I had always doubted those who claim that second cropping potatoes planted in August can provide crops of Christmas New Potatoes. That seemed especially true when I first arrived at Marshalls in 2006. Customers seemed to be having great problems with growing autumn potatoes, given the need for first-class irrigation and the greater potential for blight infestation.
We spent the next few years playing around with autumn cropping potatoes in Marshalls Gro-Sacks, rather than planted in the garden, and I can now report real success over the past three winters. Yesterday – 5th February I harvested my last, perfect Charlotte salad potatoes from the greenhouse. What a delight, with 6 inches of snow on the ground ,to be eating Sunday lunch with new potatoes.
These potatoes were planted early August, 5 tubers to a Marshalls Gro-Sack, in Westland Compost with John Innes. The potatoes were grown on outside until October, when we cleared out the tomato crop. It’s important to keep up a regular watering regime and never waterlog the compost. Early November, with the shorter, cooler days the tops, having flowered, died back. And now we left them, un-watered, and cropped them for Christmas and New year. This year we’ve generally cropped between 2.0kg to 3.2 Kg per Gro-Sack. The yields from autumn potatoes may not be impressive, but the experience definitely is.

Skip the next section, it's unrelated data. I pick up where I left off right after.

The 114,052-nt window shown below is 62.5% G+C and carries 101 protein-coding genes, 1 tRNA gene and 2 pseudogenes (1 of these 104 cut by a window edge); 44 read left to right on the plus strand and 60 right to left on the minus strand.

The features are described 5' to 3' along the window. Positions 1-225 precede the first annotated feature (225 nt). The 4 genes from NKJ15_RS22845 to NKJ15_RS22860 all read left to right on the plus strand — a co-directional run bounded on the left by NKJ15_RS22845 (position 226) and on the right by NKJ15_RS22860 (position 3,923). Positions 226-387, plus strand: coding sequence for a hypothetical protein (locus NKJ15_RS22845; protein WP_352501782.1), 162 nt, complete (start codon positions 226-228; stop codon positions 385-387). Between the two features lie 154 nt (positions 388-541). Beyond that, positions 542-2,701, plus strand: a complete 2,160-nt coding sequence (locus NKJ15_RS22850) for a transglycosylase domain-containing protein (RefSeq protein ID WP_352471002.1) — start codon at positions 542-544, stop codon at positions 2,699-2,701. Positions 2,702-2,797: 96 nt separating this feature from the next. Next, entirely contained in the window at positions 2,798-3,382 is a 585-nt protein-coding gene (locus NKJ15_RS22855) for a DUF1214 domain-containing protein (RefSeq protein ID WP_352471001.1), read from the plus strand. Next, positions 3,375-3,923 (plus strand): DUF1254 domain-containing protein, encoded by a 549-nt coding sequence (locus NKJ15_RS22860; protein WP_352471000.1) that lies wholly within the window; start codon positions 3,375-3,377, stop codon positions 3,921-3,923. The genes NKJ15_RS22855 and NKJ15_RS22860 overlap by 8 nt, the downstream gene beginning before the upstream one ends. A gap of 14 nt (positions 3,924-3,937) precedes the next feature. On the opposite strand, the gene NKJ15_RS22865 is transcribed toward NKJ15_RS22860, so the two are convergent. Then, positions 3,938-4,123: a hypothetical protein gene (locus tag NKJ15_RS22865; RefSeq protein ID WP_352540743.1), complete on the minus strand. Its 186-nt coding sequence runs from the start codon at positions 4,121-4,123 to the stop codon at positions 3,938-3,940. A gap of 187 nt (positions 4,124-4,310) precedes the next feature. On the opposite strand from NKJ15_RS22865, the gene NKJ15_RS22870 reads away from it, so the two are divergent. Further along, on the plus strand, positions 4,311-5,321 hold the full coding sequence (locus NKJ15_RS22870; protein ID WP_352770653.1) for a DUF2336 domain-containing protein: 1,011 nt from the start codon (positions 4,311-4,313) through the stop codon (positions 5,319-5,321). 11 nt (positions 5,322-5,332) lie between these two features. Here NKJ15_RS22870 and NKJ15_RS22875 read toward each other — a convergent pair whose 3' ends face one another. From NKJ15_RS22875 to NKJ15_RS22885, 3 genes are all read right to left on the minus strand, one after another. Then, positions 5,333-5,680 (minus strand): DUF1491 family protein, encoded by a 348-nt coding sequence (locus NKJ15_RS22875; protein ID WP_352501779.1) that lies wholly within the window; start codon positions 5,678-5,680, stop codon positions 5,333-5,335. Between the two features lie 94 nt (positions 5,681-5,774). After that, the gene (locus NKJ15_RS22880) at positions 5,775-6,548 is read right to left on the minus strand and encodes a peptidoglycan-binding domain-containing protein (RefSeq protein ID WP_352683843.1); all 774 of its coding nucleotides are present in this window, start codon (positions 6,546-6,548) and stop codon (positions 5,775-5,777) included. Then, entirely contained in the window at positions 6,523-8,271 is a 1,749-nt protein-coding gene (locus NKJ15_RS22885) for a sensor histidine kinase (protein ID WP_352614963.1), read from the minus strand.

Of course, the truth is that when the foliage died back that in November it was the end of the growing cycle. But left un-disturbed the tubers in their Gro-Sacks stayed in perfect condition for delicious Xmas new potatoes.
Yesterday’s February new potatoes were also accompanied by some superb Extra Early Rudolph Sprouting Broccoli – which started cropping later than usual in October, went through a thin patch and is now throwing up masses of tiny tender shoots